|Publication number||US5981945 A|
|Application number||US 08/614,836|
|Publication date||Nov 9, 1999|
|Filing date||Mar 8, 1996|
|Priority date||Mar 8, 1995|
|Also published as||CN1135660A, DE19508222C1, EP0731509A1, EP0731509B1|
|Publication number||08614836, 614836, US 5981945 A, US 5981945A, US-A-5981945, US5981945 A, US5981945A|
|Inventors||Werner Spaeth, Wolfgang Gramann, Georg Bogner, Ralf Dietrich|
|Original Assignee||Siemens Aktiengesellschaft|
|Export Citation||BiBTeX, EndNote, RefMan|
|Patent Citations (10), Non-Patent Citations (4), Referenced by (87), Classifications (19), Legal Events (5)|
|External Links: USPTO, USPTO Assignment, Espacenet|
1. Field of the Invention
The invention relates to an optoelectronic transducer having a radiation-emitting or transmitting semiconductor component with a base plate on which the semiconductor component is secured, and a spacer joined to the base plate for an optical lens system aimed at the semiconductor component. The invention also relates to a method for producing the optoelectronic transducer.
Such transducers are known, for instance, from U.S. Pat. No. 4,055,761 or Japanese Patent Disclosure JP 5-218 463. Operating the transducers with good efficiency presents a considerable problem. Aside from the properties of the semiconductor component itself, the efficiency is optimally achieved by aiming the lens system optically at the semiconductor component. It is only then that the light from the semiconductor component can be outcoupled at high efficiency to an optical wave guide or coupled into the semiconductor component from an optical wave guide.
In an optoelectronic transducer, it must moreover be assured that the optimal adjustment is preserved even during operation. That is, when the transducer heats up during operation misadjustments can occur that worsen the efficiency.
It is accordingly an object of the invention to provide an optoelectronic transducer and a production method, which overcome the hereinafore-mentioned disadvantages of the heretofore-known devices and methods of this general type, in which temperature fluctuations have only a slight influence on an adjustment between a semiconductor component and a lens system and in which the method for producing the optoelectronic transducer is simple.
With the foregoing and other objects in view there is provided, in accordance with the invention, an optoelectronic transducer, comprising a base plate; a radiation-emitting or transmitting semiconductor component disposed on the base plate; an optical lens system aimed at the semiconductor component; and a spacer joined to the base plate for the lens system; the base plate, the spacer and the lens system being formed of materials with at least similar coefficients of thermal expansion.
In accordance with another feature of the invention, the base plate and the lens system are formed of silicon and the spacer is formed of glass.
In accordance with a further feature of the invention, the base plate is formed of glass and the lens system and the spacer are formed of silicon.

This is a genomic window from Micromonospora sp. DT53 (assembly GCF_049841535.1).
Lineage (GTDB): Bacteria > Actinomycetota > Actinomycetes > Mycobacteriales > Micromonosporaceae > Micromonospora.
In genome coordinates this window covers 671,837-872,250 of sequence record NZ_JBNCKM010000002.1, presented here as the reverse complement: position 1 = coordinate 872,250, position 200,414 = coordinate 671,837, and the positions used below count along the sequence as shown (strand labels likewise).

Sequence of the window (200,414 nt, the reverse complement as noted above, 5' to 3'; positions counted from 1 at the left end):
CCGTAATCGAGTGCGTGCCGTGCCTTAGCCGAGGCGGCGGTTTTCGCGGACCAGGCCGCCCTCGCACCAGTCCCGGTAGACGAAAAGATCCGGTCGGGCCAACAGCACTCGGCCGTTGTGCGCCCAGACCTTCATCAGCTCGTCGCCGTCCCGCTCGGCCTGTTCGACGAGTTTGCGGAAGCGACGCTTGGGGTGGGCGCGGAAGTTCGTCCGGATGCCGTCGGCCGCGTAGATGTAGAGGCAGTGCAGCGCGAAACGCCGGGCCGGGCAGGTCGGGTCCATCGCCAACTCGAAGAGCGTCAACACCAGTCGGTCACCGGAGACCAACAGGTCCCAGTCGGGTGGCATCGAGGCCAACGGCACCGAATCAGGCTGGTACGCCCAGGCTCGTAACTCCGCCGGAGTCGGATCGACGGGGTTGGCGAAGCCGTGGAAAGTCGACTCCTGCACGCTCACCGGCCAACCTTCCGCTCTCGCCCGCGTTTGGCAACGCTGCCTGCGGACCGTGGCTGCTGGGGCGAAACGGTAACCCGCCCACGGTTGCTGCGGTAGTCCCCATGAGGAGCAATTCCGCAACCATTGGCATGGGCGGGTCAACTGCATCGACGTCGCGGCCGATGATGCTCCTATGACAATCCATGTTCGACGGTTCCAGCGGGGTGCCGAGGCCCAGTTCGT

In accordance with an added feature of the invention, the base plate has a metal layer on which the semiconductor component is secured.
In accordance with an additional feature of the invention, the spacer formed of glass is joined to the base plate and the lens system formed of silicon, by anodic bonding.
In accordance with yet another feature of the invention, the base plate formed of glass is joined to the lens system and the spacer formed of silicon, by anodic bonding.
In accordance with yet a further feature of the invention, the spacer formed of glass is joined to the base plate and the lens system formed of silicon by soldering or adhesive bonding.
In accordance with yet an added feature of the invention, the base plate formed of glass is joined to the lens system and the spacer formed of silicon by soldering or adhesive bonding.
In accordance with yet an additional feature of the invention, the semiconductor component is seated in an indentation fomred in the base plate.
In accordance with again another feature of the invention, there is provided a glass plate, the base plate being formed of silicon and having a side remote from the semiconductor component being joined to the glass plate.
With the objects of the invention view there is also provided, in accordance with the invention, a method for producing an optoelectronic transducer, which comprises forming indentations in a base plate for receiving semiconductor components, while leaving a land remaining on at least one side of each of the indentations; placing a first plate of the size of the base plate on the lands and joining the first plate to the lands by material locking; removing the first plate between the lands producing spacers joined to the base plate; inserting a number of the semiconductor components into the indentations in accordance with a predetermined grid pattern and joining the semiconductor components to the base plate to form substrates; covering the substrates with a second plate including a number of lens systems corresponding to number of semiconductor components, while placing the lens systems of the second plate in the same grid pattern; adjusting the second plate relative to the substrates for aiming each of the lens systems at a respective one of the semiconductor components; securing the second plate to the substrates; and cutting apart a composite including the base plate, the semiconductor components, the spacers and the second plate by making first parallel cuts and second cuts perpendicular to first cuts forming units each containing one base plate, one semiconductor component, spacers and one lens system.